The Rio das Velhas Supergroup is discordantly overlain by the mainly Palaeoproterozoic Minas Supergroup quartzites, schists, phyllites, meta-conglomerates, carbonates and iron formations that host the major iron deposits of the district. The Minas Supergroup has been sub-divided into the basal clastic Caraça Group, which is divided into the Moeda Formation quartzite and metaconglomerate (including a Witwatersrand-like metaconglomerate), overlain by metapelitic rocks of the Batatal formations, which is transitional, but punctuated by an erosional unconformity, to the chemical-sedimentary Itabira Group (oxide or carbonate facies banded iron formation with ferruginous phyllite and dolomite), the upper clastic Piracicaba Group (quartzite, phyllite and dolomite lenses) and the overlying Sabará Formation (chlorite schist, phyllite, greywacke, tuff, conglomerate, quartzite and rare itabirite). The age of deposition of this sequence is estimated to be from 2.6 to 2.12 Ga, while an age of 2.42 Ga has been obtained from a dolomite of the Itabira Group.

All of the sequences detailed above are locally overlain by late Palaeoproterozoic and Mesoproterozoic clastic sediments and minor mafic volcanics. Granitoid intrusives appear to have been concentrated in two periods, namely around 2.7 Ga and 2.0 to 2.1 Ga.

For a much more detailed description of the stratigraphy and structure, see the Quadrilátero Ferrífero District Gold - Geological Setting record.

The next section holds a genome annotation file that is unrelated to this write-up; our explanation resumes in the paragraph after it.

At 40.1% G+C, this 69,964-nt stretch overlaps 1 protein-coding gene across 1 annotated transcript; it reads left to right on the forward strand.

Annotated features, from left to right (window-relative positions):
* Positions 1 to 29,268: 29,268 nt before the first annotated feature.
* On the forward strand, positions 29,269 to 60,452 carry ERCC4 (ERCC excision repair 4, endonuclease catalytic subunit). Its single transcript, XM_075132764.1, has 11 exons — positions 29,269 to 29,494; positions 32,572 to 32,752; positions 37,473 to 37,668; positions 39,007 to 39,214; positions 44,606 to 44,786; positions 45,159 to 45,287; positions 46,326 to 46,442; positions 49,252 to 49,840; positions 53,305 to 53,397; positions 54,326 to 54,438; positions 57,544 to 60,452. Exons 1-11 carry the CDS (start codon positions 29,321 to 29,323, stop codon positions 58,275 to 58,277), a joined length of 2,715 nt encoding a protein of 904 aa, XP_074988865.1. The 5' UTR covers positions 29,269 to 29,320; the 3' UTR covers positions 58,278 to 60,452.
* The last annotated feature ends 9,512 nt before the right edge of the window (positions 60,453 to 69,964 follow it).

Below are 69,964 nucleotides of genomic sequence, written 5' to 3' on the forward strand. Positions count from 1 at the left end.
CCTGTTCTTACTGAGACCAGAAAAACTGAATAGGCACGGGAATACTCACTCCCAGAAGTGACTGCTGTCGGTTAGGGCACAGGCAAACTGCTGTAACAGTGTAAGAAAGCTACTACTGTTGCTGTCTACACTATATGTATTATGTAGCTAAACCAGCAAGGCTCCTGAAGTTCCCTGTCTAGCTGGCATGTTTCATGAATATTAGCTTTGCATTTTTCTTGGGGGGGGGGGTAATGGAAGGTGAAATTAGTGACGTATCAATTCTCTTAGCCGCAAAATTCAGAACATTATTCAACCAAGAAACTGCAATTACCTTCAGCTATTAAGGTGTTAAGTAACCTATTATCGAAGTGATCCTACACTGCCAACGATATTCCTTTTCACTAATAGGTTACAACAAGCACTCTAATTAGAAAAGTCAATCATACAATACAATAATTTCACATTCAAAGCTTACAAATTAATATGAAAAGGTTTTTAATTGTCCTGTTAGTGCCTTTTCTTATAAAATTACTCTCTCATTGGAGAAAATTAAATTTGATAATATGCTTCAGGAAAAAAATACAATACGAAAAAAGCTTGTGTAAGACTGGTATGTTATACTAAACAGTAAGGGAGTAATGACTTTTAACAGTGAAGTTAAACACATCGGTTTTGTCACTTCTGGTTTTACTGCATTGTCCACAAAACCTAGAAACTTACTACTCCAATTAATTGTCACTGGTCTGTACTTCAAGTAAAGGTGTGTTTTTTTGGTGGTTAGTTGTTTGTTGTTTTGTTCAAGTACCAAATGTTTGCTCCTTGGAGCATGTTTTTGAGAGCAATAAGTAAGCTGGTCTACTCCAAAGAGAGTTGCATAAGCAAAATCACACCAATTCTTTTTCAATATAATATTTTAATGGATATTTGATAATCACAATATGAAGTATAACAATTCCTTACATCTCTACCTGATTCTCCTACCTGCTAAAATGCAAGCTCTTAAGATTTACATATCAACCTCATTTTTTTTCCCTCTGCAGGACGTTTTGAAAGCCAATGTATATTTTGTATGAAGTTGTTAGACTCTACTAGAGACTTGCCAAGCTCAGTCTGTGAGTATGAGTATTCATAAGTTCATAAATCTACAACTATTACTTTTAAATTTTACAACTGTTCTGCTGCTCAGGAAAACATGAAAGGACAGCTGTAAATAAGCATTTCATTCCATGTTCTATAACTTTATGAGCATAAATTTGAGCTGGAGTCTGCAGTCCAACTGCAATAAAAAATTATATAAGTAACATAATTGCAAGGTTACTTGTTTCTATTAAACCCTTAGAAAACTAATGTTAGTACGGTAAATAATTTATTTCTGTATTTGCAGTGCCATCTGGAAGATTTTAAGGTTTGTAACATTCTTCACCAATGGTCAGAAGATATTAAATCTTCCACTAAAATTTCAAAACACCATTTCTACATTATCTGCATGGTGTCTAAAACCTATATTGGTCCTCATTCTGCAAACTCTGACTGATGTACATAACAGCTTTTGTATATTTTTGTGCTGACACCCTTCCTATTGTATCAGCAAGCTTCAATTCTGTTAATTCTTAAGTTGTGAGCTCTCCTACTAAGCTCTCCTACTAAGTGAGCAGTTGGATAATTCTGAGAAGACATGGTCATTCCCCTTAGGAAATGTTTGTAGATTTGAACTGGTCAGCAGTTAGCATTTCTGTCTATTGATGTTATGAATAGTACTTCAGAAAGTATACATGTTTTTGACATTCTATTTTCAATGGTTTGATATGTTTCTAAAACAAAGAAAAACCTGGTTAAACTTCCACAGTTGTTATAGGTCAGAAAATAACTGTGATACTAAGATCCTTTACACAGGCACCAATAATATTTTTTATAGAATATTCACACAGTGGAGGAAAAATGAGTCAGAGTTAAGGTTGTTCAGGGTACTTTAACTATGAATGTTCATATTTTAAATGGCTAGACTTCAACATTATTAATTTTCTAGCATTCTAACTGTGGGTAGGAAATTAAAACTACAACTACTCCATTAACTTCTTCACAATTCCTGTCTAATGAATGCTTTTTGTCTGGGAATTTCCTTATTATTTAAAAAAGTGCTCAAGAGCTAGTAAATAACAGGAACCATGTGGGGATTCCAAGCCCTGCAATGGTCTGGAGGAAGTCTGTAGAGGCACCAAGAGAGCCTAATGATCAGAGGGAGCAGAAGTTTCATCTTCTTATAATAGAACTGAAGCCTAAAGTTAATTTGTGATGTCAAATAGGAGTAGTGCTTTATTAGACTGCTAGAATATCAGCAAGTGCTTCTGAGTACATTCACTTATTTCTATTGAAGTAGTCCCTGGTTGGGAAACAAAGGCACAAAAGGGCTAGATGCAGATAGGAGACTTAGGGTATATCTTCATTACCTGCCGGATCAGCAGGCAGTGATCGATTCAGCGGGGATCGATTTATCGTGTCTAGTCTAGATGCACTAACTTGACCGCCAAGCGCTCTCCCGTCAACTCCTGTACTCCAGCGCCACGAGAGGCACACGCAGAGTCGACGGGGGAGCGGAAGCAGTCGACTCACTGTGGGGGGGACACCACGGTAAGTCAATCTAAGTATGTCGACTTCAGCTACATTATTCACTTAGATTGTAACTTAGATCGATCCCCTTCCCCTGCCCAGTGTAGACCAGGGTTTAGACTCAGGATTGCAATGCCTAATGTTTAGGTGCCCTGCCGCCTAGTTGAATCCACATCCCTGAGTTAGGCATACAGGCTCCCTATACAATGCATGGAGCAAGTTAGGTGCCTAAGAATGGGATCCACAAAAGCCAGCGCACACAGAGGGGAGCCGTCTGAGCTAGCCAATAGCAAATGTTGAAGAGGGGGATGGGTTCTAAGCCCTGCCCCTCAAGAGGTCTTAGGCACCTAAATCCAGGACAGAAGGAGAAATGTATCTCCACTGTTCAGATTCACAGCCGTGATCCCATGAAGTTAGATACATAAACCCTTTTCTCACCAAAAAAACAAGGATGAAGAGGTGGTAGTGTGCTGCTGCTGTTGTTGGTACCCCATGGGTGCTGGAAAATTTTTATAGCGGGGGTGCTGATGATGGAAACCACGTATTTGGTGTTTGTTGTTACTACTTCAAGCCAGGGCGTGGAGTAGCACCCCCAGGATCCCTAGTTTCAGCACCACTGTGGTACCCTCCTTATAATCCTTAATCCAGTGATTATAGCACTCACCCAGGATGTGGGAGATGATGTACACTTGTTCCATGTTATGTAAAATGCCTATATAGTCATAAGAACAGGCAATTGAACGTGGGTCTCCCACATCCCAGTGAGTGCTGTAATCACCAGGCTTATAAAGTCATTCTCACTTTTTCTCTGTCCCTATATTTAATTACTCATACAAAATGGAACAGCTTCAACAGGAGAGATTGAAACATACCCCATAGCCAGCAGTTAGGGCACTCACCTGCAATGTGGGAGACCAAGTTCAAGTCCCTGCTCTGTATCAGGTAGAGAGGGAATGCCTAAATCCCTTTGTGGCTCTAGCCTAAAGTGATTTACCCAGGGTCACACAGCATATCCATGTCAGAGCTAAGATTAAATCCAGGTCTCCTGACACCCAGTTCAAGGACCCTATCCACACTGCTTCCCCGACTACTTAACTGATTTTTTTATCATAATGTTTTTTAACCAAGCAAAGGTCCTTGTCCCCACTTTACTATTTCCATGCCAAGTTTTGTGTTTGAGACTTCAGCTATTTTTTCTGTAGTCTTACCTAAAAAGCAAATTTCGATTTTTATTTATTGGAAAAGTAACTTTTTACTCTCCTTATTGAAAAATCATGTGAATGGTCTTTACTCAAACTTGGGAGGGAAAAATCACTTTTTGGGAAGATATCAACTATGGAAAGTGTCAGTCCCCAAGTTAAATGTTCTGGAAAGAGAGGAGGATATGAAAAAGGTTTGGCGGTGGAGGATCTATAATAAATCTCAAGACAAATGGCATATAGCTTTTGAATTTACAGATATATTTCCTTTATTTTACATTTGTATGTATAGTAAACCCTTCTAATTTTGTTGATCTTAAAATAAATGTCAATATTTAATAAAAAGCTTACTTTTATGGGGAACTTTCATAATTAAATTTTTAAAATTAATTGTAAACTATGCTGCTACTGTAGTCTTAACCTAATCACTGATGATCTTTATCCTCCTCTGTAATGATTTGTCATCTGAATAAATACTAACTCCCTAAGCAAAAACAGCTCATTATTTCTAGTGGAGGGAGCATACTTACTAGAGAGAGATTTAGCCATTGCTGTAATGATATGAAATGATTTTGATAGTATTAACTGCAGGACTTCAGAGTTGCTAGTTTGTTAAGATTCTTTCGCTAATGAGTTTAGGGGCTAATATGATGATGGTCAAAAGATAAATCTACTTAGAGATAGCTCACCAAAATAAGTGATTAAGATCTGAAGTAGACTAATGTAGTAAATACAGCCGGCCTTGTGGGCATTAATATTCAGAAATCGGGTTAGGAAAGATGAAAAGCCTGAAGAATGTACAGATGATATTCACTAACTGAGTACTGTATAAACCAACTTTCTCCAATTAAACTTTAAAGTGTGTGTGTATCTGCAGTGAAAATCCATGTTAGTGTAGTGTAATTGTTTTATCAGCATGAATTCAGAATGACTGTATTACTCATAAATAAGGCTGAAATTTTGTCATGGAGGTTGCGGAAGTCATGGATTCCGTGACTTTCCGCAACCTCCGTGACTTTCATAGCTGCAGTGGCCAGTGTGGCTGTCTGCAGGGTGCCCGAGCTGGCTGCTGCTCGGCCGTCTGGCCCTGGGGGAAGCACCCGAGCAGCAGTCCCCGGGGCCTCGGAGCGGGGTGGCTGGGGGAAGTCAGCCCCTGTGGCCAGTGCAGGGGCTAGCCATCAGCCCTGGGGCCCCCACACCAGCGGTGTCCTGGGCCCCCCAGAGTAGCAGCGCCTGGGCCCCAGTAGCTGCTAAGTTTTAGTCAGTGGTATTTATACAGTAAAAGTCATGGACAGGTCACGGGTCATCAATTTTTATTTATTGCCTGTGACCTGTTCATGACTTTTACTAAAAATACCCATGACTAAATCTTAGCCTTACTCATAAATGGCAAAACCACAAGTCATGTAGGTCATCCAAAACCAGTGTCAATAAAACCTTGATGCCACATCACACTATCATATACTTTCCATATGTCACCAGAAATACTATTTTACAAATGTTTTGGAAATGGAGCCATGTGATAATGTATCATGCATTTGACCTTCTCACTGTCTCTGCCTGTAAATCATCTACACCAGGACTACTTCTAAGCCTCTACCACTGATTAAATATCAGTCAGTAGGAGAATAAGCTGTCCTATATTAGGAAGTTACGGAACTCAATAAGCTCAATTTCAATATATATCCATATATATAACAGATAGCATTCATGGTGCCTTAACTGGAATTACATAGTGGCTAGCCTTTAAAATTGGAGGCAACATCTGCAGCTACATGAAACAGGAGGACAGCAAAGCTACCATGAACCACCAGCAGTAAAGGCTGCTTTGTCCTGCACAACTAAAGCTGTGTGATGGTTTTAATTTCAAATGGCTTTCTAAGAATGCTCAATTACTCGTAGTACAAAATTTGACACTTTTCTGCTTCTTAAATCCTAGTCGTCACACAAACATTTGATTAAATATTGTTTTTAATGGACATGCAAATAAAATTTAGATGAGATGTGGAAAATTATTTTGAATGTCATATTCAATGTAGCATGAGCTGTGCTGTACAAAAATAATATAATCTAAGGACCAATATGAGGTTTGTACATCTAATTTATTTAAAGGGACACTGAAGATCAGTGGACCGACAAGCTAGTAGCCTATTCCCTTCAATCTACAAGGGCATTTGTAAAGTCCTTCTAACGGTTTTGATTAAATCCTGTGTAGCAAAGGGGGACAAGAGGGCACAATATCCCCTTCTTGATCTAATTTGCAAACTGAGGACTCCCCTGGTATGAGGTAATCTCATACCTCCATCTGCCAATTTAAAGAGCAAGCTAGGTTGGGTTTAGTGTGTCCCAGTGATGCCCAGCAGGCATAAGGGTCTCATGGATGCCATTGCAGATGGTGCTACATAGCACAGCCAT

The overall structure of the district is characterised by domal granitoids, with thrust faulting and associated isoclinal folds, while the Rio das Velhas and Minas Supergroups are interpreted to have been thrust stacked to the west and north-west. This structural framework is the result of at least two main tectonic events that occurred during the Proterozoic. The earliest is the Transamazonian event at ~2.1 Ga (Alkmim and Marshak 1998) that encompasses two main pene-contemporaneous deformational phases. The first phase is defined by folds with NE-SW trending axes (Alkmim and Marshak, 1998), superposed by approximately NW-SE trending structures, producing flexural and flexural-slip folds (Hippertt et al., 2001) and thrust faults with a heterogeneous foliation, as well as the development of a large scale cross-fold interference pattern reflected at both regional and mesoscopic scale. Major examples of the latter are the NNW-SSE Moeda and the east-west Dom Bosco Syncline, and the NE-SW Gandarela Syncline (see imge below). These synclines are interconnected to form a regional dome and basin pattern. The basement Archaean granitic bodies, apart from being uplifted, have not been substantially affected by this folding, but acted as rigid buttress-like bodies, remaining virtually un-displaced, although they were reactivated late during the Transamazonian orogeny, probably triggered by the intrusion of the younger, ~2.1 Ga granites (Rosiere et al., 2008).